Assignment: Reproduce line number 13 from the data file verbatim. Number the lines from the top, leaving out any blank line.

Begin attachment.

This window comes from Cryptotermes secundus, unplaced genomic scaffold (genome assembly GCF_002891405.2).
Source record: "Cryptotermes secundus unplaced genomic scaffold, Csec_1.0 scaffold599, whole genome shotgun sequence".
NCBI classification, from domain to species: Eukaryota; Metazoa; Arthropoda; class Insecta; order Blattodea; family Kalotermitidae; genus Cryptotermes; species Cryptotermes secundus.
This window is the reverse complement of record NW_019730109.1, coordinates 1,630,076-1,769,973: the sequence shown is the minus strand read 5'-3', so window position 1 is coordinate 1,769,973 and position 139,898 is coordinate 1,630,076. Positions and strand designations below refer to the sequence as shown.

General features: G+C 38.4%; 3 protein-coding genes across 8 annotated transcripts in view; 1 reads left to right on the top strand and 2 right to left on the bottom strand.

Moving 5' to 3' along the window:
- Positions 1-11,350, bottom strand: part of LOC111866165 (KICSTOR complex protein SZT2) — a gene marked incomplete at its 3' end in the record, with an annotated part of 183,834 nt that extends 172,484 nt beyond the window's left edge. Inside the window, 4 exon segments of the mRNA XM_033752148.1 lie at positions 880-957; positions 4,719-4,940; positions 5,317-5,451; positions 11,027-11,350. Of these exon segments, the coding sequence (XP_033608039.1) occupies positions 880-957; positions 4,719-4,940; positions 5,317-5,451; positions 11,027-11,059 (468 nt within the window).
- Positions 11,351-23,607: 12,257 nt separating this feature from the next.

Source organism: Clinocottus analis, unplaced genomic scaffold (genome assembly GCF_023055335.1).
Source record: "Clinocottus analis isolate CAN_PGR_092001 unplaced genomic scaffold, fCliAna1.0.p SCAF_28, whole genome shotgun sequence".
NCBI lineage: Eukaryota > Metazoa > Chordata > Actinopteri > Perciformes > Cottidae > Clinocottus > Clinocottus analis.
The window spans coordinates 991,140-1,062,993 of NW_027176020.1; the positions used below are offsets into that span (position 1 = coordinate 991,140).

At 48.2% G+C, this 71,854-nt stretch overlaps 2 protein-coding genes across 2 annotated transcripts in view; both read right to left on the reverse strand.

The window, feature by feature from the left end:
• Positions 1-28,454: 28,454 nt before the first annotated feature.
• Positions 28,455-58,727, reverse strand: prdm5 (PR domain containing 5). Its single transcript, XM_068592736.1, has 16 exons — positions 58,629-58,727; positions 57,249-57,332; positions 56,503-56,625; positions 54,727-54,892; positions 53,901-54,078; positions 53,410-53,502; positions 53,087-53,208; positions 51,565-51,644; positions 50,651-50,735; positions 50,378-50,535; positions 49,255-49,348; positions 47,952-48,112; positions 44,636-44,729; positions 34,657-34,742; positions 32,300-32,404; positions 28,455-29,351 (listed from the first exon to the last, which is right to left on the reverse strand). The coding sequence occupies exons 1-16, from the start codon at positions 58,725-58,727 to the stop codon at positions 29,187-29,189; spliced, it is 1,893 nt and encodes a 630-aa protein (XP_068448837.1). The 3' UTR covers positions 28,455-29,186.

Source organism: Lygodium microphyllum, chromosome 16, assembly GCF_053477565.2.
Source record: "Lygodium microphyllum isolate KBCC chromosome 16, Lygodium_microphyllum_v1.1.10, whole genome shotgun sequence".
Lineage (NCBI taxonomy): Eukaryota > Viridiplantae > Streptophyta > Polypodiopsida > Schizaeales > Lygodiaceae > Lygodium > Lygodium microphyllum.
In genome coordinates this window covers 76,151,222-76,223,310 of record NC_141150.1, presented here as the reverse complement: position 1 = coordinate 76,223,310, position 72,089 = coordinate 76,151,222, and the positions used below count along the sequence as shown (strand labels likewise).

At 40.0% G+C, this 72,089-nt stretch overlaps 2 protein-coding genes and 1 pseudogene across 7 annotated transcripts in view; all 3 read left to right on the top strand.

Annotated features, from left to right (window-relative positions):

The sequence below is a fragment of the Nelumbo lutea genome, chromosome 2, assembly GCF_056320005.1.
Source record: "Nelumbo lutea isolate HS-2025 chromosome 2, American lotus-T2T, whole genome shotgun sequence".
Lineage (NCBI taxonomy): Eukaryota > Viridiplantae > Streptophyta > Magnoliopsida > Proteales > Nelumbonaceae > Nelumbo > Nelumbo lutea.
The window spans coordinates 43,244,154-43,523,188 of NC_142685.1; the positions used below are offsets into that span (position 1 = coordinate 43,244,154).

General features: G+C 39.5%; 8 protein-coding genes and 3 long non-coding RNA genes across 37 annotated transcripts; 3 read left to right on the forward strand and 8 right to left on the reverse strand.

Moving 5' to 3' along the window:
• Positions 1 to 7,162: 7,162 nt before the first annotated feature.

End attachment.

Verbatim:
At 48.2% G+C, this 71,854-nt stretch overlaps 2 protein-coding genes across 2 annotated transcripts in view; both read right to left on the reverse strand.